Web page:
The Stand Chapter 7

I am excited about this chapter. In the original edited edition, a large portion of it simply isn’t there. I wish it had been included, because the parts of the book showing the spread of the disease are my favorite part. That right there is another reason I like this chapter. We finally get at least a little more information about the disease.

Chapter 7 opens on Vic Palfrey waking up briefly from the delirium. He’s not really awake enough to be completely lucid, just awake enough to realize that he is dying. It’s horrifying, and we are right there horrified along with him.

Vic looks around, and discovers that not only has his bed been cranked up as high as it can go (to keep his lungs from drowning), he’s restrained with brass laundry pins. You’d think a hospital would have better restraint methods than this, especially with a delirious patient in a highly secured infectious diseases ward. You don’t exactly want to give the diseased and delirious person a sharp object with which he could penetrate your hazmat suit.

He knew he had been delirious, and would be again. He was sick and this was not a cure or the beginning of one, but only a brief respite.

How he knows this is anyone’s guess. Maybe he’s heard the doctors talking or something. It doesn’t really matter. Vic feels around, and discovers he’s hooked up to all kinds of tubes and wires. He tries to shout, but it comes out as more of a whisper.

As Vic thinks about his surroundings, he starts slipping back into delirium. It’s very well done, but it’s too long to quote.

The idea that he might die babbling inanities like a senile old man terrified him.

I like this line.

He was looking at the door, and thinking it was a damn funny door even for a hospital. It was round at the corners, outlined with pop-rivets, and the lower jamb was 6 inches or more up from the tile floor. Even a jackleg carpenter like Vic Palfrey could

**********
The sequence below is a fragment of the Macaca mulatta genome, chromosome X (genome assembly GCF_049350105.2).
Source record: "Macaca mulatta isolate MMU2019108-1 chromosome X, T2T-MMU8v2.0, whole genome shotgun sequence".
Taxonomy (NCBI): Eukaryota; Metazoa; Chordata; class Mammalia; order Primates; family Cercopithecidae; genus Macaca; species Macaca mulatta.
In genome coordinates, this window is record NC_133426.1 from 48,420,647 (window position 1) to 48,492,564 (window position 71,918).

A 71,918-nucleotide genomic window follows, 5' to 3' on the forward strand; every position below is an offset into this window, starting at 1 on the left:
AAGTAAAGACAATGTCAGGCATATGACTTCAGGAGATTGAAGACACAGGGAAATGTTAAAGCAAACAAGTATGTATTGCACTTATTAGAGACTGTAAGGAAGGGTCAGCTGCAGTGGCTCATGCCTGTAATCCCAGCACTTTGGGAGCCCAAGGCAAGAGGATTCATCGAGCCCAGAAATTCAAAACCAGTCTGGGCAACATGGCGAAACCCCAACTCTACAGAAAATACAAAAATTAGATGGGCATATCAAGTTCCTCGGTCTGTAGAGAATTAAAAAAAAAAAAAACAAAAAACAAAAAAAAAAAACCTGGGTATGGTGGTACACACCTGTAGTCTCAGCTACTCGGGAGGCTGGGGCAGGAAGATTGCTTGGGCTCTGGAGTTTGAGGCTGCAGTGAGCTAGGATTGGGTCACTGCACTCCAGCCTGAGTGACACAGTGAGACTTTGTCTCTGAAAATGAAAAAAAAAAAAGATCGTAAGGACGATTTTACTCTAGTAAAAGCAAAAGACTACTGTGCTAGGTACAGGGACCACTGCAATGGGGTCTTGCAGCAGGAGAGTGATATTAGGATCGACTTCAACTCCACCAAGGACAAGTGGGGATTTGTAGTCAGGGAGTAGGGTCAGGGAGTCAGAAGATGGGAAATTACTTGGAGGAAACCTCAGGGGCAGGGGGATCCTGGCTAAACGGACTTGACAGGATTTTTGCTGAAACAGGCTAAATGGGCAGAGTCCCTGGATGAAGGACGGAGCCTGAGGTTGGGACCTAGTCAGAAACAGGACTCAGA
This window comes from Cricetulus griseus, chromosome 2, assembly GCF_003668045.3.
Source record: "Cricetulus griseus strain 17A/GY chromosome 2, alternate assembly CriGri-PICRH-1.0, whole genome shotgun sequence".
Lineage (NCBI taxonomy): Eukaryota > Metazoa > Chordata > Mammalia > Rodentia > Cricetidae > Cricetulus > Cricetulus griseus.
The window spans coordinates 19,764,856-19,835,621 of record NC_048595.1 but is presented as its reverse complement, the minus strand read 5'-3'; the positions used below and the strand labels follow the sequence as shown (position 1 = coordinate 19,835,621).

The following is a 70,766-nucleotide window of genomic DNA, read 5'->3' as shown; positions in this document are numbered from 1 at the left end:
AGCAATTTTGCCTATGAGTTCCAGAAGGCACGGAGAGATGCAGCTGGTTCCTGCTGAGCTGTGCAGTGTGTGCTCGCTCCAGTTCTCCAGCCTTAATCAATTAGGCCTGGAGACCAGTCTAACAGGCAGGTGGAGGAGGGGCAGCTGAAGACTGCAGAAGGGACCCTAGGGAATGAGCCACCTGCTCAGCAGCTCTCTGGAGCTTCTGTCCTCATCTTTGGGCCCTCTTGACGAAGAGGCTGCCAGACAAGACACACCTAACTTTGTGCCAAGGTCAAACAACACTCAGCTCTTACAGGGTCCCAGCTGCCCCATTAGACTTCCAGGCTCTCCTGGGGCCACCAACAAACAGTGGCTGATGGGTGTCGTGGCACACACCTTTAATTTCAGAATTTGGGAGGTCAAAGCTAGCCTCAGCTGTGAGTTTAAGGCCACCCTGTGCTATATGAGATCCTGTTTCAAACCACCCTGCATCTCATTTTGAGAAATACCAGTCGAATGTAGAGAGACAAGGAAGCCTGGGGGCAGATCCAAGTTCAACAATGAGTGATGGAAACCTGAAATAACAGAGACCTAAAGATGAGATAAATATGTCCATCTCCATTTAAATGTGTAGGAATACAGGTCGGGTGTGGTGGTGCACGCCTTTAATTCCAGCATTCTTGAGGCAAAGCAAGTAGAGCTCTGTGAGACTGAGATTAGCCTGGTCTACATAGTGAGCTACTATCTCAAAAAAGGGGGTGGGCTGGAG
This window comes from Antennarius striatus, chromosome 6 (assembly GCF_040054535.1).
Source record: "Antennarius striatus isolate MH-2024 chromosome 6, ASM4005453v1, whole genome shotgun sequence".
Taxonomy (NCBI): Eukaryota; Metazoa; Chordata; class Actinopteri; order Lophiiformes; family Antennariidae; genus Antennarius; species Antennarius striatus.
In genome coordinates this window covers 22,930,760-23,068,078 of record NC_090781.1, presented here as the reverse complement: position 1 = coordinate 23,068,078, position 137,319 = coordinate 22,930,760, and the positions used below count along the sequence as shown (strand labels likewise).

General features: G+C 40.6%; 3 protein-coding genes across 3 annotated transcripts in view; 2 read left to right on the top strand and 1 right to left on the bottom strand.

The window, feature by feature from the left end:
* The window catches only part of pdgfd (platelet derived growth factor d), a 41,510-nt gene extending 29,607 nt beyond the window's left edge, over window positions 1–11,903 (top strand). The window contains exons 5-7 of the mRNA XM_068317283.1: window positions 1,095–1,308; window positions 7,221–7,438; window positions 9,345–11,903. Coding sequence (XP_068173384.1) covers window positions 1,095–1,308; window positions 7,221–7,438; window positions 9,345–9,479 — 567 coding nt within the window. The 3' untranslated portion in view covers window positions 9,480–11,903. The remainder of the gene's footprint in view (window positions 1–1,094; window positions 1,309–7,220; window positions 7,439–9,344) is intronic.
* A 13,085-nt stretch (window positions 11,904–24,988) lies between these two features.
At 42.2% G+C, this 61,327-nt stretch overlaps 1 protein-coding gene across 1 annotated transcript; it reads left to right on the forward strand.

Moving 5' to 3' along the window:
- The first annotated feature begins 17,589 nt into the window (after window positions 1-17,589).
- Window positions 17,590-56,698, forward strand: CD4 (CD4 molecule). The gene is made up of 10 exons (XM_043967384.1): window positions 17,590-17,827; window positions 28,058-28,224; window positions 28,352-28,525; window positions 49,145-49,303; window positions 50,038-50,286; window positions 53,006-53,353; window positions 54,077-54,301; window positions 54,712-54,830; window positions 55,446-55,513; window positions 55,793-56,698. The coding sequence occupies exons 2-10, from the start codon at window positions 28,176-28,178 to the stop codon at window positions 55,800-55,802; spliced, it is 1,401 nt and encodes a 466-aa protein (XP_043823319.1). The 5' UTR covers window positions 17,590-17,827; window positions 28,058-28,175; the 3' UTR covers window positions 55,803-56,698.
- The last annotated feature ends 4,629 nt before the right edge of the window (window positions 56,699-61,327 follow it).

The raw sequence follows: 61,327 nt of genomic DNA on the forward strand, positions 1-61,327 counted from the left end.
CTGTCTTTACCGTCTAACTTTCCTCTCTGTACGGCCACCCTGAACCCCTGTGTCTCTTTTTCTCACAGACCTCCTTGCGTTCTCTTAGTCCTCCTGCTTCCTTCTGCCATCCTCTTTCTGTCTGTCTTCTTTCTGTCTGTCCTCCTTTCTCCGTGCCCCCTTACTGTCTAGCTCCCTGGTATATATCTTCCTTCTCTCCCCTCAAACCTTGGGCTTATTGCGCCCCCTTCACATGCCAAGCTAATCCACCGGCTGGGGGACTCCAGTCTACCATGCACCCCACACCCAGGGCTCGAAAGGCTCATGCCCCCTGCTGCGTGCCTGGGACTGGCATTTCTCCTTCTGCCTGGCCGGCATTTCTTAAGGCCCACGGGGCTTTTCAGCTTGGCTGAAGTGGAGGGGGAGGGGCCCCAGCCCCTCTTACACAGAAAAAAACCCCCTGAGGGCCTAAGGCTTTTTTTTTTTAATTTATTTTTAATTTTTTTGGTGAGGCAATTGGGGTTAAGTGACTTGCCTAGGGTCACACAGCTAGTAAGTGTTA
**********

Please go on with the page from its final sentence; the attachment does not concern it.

(gimme the funnies Vic you had em long enough)

(Mamma he took my funnypages! Give em back!)

build better than that. It was (steel).

Part of the reason I highlighted this is to show exactly how King shows Palfrey slipping in and out of sanity. I do wonder why the door seems so shoddily designed. If this center is specifically for people who are sick, wouldn’t they have already had a room with a ready made steel door?

As the sun sets, Vic catches site of the doctors watching him from behind glass.

Then Vic remembers where he is: Atlanta, Georgia. He thinks about all the other people who were taken with him and wonders if they could all be sick with what Campion had.

….to get beyond the Arnette town limits they had had to pass a roadblock on US93, and men had been stringing bobwire…stringing bobwire right out into the desert….

(elipses are original to text)

A Man in a suit comes by and asks how Vic is feeling. But this was Vic’s last moment of lucidity. He’s already gone. The suited man turns to his colleague and says, “if this one doesn’t work, we’ll lose him by midnight.”

Later it is revealed that they are trying out different cures on the Arnette residents.

I wish they hadn’t cut this part out. But I can see why King did. It doesn’t advance character for a person we’re ever going to see again, and in general it has nothing to do with the rest of the novel. Even though *I* would like to see more about the spread of this disease, the disease itself is just a plot device used by King to kill off most of the world’s population so that the rest of the novel can take place.

There’s a section break, and we cut to Stu’s perspective. In the edited edition, this is where chapter 7 begins.

The chapter, er, section, opens with one of the nurses trying to take Stu’s blood pressure. He refuses, saying that he won’t cooperate until someone tells him what’s what around here. Good for him.

He had no objection to the tests themselves. What he objected to was being kept in the dark, kept scared. He wasn’t sick, at least not yet, but scared plenty….he wasn’t going to be a party to it anymore until somebody told him something about what had happened in Arnette and what that fellow Campion had to do with it. At least then he could base his fears on something solid.